Jackie, I started out to be an Interior Design major, too! A friend
taught me to draft in an afternoon and I was hooked...hello fourth time
to change majors, haha. Everyone in my family/friends thought I had
gone around the large curve, so to speak. "You wanna be a WHAT
major???" See, up til the age or 27 I had been totally REPRESSED
artistically. So at 27, I flipped everyone out who knew me (except my
writer husband who thought it was great) and changed to art major.
We're together for a reason. Big time. Anyway, the reason I didn't
stay with Interior design is that I would feel nauseous after three
straight hours of drafting. I only found out this year why that
happened. I loved drafting and would get so involved with it that I
wouldn't look up for three hours. The issue that made me sick was fixed
focal point. No eye breaks. Had I looked up occasionally, taken a
break, etc. I might not even be here in this group talking to y'all...I
might be on Designer's Challenge, or working in some high faluting
Design Firm. I'm so glad I got sick while drawing, because I can't
imagine loving any other art career as much as teaching. I love doing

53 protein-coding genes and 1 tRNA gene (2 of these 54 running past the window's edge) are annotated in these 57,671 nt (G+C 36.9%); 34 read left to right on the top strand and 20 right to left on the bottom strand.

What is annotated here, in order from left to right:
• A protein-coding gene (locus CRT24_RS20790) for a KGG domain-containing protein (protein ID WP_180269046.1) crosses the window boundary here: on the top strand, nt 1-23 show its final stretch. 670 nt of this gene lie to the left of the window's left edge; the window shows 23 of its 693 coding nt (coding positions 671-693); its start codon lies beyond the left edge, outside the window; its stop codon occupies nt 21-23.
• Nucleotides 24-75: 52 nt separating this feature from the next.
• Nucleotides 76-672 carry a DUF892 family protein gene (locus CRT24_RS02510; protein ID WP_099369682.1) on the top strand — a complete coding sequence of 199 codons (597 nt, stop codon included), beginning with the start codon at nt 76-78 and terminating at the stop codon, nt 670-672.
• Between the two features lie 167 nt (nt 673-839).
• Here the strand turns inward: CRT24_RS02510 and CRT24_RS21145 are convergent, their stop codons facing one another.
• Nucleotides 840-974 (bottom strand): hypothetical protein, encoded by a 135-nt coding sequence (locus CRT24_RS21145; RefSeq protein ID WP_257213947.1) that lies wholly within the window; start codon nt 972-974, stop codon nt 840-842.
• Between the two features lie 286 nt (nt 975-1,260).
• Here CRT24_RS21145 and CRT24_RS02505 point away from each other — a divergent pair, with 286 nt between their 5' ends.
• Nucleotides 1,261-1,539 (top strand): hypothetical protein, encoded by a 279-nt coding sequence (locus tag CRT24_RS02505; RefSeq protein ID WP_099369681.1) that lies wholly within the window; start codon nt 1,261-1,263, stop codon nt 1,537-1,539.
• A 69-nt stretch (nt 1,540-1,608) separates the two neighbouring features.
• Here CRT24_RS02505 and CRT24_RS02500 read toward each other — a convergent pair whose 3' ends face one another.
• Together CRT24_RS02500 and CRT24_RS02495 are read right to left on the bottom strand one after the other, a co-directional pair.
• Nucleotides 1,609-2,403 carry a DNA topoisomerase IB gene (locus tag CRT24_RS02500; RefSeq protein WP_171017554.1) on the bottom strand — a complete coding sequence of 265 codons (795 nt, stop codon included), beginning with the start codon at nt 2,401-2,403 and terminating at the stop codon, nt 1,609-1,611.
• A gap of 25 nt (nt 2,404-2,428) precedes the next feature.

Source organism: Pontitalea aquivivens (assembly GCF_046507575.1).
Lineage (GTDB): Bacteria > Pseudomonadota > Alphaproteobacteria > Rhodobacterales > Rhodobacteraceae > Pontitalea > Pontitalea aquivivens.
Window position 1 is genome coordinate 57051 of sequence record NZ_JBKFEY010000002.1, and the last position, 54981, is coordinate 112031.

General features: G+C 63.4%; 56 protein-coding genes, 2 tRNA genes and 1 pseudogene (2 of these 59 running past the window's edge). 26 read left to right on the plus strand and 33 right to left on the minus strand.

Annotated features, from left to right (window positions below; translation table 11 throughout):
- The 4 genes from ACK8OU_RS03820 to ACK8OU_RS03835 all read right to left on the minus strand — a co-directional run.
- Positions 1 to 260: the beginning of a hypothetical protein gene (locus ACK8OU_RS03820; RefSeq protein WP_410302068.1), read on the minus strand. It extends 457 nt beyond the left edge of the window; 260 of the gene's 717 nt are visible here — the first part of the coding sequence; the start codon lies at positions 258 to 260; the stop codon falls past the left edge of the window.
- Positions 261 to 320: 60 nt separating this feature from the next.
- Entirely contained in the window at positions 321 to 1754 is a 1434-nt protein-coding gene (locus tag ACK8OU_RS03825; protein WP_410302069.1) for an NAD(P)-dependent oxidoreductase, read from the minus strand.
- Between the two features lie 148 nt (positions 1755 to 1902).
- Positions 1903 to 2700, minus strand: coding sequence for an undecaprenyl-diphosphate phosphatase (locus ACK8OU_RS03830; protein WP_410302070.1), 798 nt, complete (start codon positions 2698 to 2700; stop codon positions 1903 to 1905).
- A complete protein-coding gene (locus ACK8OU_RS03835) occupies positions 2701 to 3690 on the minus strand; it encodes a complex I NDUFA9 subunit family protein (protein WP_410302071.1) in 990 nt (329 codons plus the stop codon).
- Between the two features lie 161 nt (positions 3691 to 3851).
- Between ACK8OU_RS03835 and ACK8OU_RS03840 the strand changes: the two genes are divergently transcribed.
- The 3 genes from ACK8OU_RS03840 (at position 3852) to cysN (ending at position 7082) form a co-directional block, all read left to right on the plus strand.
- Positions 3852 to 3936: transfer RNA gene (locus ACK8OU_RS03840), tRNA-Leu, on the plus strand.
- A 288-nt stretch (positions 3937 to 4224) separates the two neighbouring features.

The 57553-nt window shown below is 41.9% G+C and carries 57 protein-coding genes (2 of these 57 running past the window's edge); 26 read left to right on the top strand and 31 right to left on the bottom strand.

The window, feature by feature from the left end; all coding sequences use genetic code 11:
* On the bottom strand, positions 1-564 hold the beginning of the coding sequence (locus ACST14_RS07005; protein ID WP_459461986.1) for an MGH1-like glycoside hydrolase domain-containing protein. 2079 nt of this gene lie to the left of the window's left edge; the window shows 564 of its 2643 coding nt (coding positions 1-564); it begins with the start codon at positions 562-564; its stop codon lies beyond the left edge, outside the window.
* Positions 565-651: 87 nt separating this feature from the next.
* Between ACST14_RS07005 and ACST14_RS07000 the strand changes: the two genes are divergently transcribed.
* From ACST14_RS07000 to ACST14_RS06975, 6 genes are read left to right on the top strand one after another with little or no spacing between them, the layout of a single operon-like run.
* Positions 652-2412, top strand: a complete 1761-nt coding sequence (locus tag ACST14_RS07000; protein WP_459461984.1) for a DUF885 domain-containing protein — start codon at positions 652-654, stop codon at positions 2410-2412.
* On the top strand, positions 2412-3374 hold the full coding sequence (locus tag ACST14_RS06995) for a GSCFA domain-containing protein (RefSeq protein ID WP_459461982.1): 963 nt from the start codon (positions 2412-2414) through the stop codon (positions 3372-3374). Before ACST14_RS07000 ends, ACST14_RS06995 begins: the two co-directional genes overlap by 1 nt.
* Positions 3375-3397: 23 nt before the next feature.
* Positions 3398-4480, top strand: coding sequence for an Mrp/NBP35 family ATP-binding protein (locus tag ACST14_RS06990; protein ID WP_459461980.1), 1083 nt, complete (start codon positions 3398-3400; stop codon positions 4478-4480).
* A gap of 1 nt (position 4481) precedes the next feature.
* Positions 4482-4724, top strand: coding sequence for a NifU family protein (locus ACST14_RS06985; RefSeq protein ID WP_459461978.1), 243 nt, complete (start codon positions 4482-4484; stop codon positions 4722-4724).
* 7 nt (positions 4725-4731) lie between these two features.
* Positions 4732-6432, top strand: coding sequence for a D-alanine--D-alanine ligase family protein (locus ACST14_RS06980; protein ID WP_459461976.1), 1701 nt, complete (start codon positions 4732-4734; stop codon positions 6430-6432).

my own art on the side, but to have to depend on my art to make $$??
Not me. It takes all the fun out of it to make it such a high
pressured, cut throat thing. I made big bucks selling clay one year.
About 10 grand. I thought, "Maybe I should stop teaching and just do
this!!!" Right after that it stopped being as much fun, I felt like my
designs were for a different reason, and I changed my mind and decided
to stay with art ed. I love my summers when I DO take time to do my own
art all summer long. Well, I do digress. I'm turning off this
talk-a-thon this morning, though I have enjoyed hearing from everyone
about their memories, I have mountains of laundry, taxes, and comments
from school staring at me....I'd rather stay here!!!
Visit our student's web art gallery at St.John's School
click on "Stories of SJS," click on "Arts Stories," click on Linda
Woods' name. View artwork by Lower, and Middle School students as well
as our art archives.